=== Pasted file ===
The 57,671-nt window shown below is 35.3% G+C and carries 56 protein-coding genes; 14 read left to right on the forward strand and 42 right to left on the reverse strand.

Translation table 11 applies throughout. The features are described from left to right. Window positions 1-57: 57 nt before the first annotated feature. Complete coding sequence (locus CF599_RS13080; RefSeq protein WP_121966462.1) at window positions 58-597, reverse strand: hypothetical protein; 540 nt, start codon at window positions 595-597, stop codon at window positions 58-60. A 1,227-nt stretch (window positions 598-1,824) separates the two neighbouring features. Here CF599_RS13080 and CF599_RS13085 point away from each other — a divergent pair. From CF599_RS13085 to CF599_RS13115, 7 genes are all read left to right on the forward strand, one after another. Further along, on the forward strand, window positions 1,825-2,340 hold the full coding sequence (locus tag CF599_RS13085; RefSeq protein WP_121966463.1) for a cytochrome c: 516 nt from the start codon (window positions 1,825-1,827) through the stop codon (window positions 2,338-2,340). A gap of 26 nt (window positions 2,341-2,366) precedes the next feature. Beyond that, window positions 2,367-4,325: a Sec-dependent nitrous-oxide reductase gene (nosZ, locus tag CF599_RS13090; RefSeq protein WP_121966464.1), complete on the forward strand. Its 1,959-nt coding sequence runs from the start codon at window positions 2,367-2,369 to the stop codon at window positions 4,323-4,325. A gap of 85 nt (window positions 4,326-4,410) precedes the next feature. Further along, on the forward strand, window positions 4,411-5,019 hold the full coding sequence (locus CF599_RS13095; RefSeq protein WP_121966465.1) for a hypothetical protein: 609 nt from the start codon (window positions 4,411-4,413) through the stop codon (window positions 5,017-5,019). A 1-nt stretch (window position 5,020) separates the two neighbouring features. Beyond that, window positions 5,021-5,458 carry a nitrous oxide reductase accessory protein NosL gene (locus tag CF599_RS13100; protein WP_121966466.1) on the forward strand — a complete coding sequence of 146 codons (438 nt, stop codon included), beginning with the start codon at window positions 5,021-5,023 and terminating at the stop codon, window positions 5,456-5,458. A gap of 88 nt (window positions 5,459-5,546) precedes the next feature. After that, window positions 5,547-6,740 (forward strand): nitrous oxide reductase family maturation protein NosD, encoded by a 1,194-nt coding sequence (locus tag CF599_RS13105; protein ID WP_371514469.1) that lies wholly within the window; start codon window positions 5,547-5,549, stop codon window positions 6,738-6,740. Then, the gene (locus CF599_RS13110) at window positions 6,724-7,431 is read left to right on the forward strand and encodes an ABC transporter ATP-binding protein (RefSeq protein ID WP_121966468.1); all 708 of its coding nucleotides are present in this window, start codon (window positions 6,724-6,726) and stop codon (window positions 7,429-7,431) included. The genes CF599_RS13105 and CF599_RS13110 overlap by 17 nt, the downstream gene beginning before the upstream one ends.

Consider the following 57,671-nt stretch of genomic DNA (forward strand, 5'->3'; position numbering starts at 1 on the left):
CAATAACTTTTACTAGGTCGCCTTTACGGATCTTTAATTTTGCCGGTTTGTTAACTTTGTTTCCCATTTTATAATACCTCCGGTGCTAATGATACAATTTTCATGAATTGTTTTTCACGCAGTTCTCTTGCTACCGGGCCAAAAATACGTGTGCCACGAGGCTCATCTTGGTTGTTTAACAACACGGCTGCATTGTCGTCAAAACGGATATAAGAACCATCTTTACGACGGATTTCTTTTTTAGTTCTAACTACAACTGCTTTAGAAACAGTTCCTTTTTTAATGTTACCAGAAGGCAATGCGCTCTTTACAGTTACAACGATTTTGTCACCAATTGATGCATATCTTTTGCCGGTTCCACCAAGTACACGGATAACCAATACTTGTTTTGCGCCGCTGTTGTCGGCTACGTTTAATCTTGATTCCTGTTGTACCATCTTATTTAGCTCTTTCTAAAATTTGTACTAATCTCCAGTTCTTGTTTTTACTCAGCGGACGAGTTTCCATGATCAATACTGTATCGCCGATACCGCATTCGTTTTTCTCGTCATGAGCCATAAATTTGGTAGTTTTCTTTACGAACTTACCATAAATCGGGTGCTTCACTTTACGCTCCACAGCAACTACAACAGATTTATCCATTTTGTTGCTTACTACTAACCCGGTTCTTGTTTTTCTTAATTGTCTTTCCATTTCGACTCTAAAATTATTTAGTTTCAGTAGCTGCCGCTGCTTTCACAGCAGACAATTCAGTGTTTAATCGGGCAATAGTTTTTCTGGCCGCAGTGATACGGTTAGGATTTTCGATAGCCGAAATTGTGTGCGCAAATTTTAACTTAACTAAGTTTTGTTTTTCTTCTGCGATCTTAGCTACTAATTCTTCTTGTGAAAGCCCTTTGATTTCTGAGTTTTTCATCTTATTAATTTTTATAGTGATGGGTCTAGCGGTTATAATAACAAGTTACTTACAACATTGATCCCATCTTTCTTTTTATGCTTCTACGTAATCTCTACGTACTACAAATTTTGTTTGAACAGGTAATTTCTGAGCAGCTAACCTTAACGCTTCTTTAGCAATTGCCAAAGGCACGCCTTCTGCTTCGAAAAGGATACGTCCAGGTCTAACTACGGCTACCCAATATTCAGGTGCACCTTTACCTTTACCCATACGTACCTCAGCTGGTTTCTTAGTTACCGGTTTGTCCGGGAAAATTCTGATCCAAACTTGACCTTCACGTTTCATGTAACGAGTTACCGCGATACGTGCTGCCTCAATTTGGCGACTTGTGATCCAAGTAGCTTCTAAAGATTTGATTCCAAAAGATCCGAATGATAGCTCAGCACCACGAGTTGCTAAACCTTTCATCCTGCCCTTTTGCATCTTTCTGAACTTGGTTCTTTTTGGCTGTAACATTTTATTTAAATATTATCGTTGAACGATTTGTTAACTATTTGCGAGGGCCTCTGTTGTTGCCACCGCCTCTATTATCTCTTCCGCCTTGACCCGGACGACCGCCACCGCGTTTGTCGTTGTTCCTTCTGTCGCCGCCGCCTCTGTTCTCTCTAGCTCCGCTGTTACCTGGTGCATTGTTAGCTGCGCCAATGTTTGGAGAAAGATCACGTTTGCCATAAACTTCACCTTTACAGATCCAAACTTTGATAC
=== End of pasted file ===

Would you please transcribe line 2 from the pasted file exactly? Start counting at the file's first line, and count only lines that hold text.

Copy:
Translation table 11 applies throughout. The features are described from left to right. Window positions 1-57: 57 nt before the first annotated feature. Complete coding sequence (locus CF599_RS13080; RefSeq protein WP_121966462.1) at window positions 58-597, reverse strand: hypothetical protein; 540 nt, start codon at window positions 595-597, stop codon at window positions 58-60. A 1,227-nt stretch (window positions 598-1,824) separates the two neighbouring features. Here CF599_RS13080 and CF599_RS13085 point away from each other — a divergent pair. From CF599_RS13085 to CF599_RS13115, 7 genes are all read left to right on the forward strand, one after another. Further along, on the forward strand, window positions 1,825-2,340 hold the full coding sequence (locus tag CF599_RS13085; RefSeq protein WP_121966463.1) for a cytochrome c: 516 nt from the start codon (window positions 1,825-1,827) through the stop codon (window positions 2,338-2,340). A gap of 26 nt (window positions 2,341-2,366) precedes the next feature. Beyond that, window positions 2,367-4,325: a Sec-dependent nitrous-oxide reductase gene (nosZ, locus tag CF599_RS13090; RefSeq protein WP_121966464.1), complete on the forward strand. Its 1,959-nt coding sequence runs from the start codon at window positions 2,367-2,369 to the stop codon at window positions 4,323-4,325. A gap of 85 nt (window positions 4,326-4,410) precedes the next feature. Further along, on the forward strand, window positions 4,411-5,019 hold the full coding sequence (locus CF599_RS13095; RefSeq protein WP_121966465.1) for a hypothetical protein: 609 nt from the start codon (window positions 4,411-4,413) through the stop codon (window positions 5,017-5,019). A 1-nt stretch (window position 5,020) separates the two neighbouring features. Beyond that, window positions 5,021-5,458 carry a nitrous oxide reductase accessory protein NosL gene (locus tag CF599_RS13100; protein WP_121966466.1) on the forward strand — a complete coding sequence of 146 codons (438 nt, stop codon included), beginning with the start codon at window positions 5,021-5,023 and terminating at the stop codon, window positions 5,456-5,458. A gap of 88 nt (window positions 5,459-5,546) precedes the next feature. After that, window positions 5,547-6,740 (forward strand): nitrous oxide reductase family maturation protein NosD, encoded by a 1,194-nt coding sequence (locus tag CF599_RS13105; protein ID WP_371514469.1) that lies wholly within the window; start codon window positions 5,547-5,549, stop codon window positions 6,738-6,740. Then, the gene (locus CF599_RS13110) at window positions 6,724-7,431 is read left to right on the forward strand and encodes an ABC transporter ATP-binding protein (RefSeq protein ID WP_121966468.1); all 708 of its coding nucleotides are present in this window, start codon (window positions 6,724-6,726) and stop codon (window positions 7,429-7,431) included. The genes CF599_RS13105 and CF599_RS13110 overlap by 17 nt, the downstream gene beginning before the upstream one ends.